Understanding Human Functioning & Enhancing Human Potential through Computational Methods
D'Mello, Sidney K.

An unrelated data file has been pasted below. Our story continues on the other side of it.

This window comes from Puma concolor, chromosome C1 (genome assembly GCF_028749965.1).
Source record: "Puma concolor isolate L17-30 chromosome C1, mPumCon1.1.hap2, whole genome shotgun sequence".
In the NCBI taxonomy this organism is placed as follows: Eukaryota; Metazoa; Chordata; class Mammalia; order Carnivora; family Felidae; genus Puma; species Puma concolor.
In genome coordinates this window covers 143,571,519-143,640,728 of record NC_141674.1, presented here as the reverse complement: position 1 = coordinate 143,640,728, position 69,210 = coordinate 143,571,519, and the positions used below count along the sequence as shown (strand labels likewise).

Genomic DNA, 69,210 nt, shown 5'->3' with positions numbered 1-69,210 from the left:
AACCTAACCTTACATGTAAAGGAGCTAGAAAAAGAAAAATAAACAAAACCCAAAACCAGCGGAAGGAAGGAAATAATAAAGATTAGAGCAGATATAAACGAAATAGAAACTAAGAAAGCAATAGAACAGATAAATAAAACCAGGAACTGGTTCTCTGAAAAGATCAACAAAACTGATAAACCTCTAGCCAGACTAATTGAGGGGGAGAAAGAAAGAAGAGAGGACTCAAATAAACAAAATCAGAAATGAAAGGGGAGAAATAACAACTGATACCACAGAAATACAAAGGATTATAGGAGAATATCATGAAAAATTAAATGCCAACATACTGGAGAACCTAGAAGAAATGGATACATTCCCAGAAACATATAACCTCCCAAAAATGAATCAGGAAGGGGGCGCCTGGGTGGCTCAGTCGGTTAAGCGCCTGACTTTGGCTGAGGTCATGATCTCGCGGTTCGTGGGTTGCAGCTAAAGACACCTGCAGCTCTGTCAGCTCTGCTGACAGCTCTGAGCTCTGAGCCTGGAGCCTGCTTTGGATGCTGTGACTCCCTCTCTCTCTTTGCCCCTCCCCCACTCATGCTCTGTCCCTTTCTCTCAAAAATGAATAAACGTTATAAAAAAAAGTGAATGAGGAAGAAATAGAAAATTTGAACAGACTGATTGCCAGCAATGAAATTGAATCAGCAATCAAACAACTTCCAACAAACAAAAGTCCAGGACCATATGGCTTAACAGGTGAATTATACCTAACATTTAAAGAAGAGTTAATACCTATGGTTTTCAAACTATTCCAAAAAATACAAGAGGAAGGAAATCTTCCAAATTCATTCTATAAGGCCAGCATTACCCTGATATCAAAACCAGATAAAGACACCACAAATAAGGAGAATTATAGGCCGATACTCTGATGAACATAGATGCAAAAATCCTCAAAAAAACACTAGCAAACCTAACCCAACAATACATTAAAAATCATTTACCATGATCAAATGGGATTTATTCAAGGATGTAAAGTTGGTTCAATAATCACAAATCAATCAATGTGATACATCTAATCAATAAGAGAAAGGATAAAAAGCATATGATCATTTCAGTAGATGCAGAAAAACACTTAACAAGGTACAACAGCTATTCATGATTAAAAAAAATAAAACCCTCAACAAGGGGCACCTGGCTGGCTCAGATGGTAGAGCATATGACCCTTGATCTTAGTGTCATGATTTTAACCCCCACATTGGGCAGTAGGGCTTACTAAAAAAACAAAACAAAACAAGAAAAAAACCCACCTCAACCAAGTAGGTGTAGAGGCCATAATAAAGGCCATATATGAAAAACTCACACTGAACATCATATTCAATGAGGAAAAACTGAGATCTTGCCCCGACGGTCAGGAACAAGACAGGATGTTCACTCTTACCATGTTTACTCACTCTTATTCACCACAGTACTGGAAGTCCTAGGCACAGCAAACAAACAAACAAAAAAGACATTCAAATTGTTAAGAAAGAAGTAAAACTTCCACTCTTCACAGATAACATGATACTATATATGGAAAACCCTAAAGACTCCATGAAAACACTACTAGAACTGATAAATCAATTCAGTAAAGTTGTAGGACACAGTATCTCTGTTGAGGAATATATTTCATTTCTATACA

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It is generally accepted that computational methods can complement traditional approaches to understanding human functioning, including thoughts, feelings, behaviors, and social interactions. I suggest that their utility extends beyond a mere complementary role. They serve a necessary role when data is too large for manual analysis, an opportunistic role by addressing questions that are beyond the purview of traditional methods, and a promissory role in facilitating change when fully-automated computational models are embedded in closed-loop intelligent systems. Multimodal computational approaches provide further benefits by affording analysis of disparate constructs emerging across multiple types of interactions in diverse contexts. To illustrate, I will discuss a research program that use linguistic, paralinguistic, behavioral, and physiological signals for the analysis of individual, small group, multi-party, and human-computer interactions in the lab and in the wild with the goals of understanding cognitive, noncognitive, and socio-affective-cognitive processes while improving human efficiency, engagement, and effectiveness. I will also discuss how these ideas align with our new NSF National AI Institute on Student-AI Teaming and how you can get involved in the research.
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